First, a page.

A prayer for Labor Day:

Almighty God, you have so linked our lives one with another that all we do affects, for good or ill, all other lives: So guide us in the work we do, that we may do it not for self alone, but for the common good; and, as we seek a proper return for our own labor, make us mindful of the rightful aspirations of other workers, and arouse our concern for those who are out of work; through Jesus Christ our Lord, who lives and reigns with you and the Holy Spirit, one God, for ever and ever. Amen.

So Monday was Labor Day. For me it has always been the mark of the end of summer. That was always because it was at this time that we went back to school or our kids went back to school. As a youth, we went to the slopes of the foothills of the Washington Cascade Mountains to pick wild huckleberries. Our harvest on the farm was over and we had put away the orchard equipment. Hay was stacked in the barn. Mom was canning the garden vegetables as fast as she could and the shelves were full of jars of jellies and jams. Vicki and I have had a full summer of being at home and tending to the garden. With COVID-19 being in our midst many of the activities in the community that we had become accustomed to have not been available to us. There is no doubt that a shift of seasons is underway.

The shift of seasons of the year points us to the broader shift of season that take place in our lifetime. The seasons of my life are easily identified. My youth was on a farm with a cherry orchard, livestock and garden to care for under the direction of my father. Young adulthood saw me continuing my education, going to work and getting married. My adult life saw me engaged in two careers and being a partner in raising our daughters. Now a new season of life is upon me. I am a grandparent. I am retired. I have waining energy and health. I am blessed to have Vicki still with me as we journey through this another season of life.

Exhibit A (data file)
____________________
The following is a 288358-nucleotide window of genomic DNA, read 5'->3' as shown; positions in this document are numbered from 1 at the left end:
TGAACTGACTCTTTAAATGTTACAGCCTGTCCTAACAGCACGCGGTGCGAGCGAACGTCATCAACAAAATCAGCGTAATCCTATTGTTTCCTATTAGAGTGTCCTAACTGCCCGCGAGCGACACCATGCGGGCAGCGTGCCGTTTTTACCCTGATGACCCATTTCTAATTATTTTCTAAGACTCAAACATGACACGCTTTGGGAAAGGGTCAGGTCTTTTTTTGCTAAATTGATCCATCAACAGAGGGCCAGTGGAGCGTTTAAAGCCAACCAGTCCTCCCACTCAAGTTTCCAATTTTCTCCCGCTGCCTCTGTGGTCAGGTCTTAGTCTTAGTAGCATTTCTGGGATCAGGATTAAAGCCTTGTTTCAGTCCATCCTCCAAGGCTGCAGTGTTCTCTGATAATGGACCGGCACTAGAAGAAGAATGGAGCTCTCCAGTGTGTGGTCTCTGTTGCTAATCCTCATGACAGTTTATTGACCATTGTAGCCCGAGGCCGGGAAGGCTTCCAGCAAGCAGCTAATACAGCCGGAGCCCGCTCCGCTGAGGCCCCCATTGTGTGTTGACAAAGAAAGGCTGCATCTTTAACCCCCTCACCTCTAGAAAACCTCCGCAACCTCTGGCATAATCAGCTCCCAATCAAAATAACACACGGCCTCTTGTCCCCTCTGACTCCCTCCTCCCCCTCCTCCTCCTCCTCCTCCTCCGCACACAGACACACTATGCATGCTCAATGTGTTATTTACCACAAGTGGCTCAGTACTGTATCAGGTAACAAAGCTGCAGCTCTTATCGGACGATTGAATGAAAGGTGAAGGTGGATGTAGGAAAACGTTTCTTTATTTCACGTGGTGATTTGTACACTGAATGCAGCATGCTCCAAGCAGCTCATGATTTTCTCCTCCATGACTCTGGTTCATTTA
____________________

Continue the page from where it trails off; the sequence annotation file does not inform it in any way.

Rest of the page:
We are in a season of struggle and strife as we face into the realities of COVID-19, the struggles of racial intolerance, the scary violence and conflicts that are erupting and a very difficult political struggle. I am aware of the struggles of my family in past generations. My great, great grandparents lived through the Civil War. My grandparents’ seasons of life included the First World War and the Spanish flu epidemic of 1918. My parents seasons of life included the Great Depression and the Second World War. Like each generation before us, we are not in these struggles alone. Our seasons of life affect each of us differently. However, that these seasons affect us all can not be denied. At this season of my life, I am keenly aware of the fact that it is not the struggles that matter the most. What matters the most is how we helped one another through them. It is not the memories of hardships that carry me forward from one season to another. I have been taught to “love the Lord my God with all my heart and all my soul and all my mind. And to Love my Neighbor as myself. On these two commandments hang all the law and the prophets” (Matthew 22:37-40). From this teaching I have come to learn the successful seasons require us to first, last and always be kind to one another.

Father Jim Mosier is the retired rector at St. Matthew’s Episcopal Church in Ontario. He can be reached in care of The Argus Observer, 1160 S.W. Fourth St., Ontario, OR 97914. The Argus Observer weekly faith column features a rotation of writers from many different faiths and perspectives.

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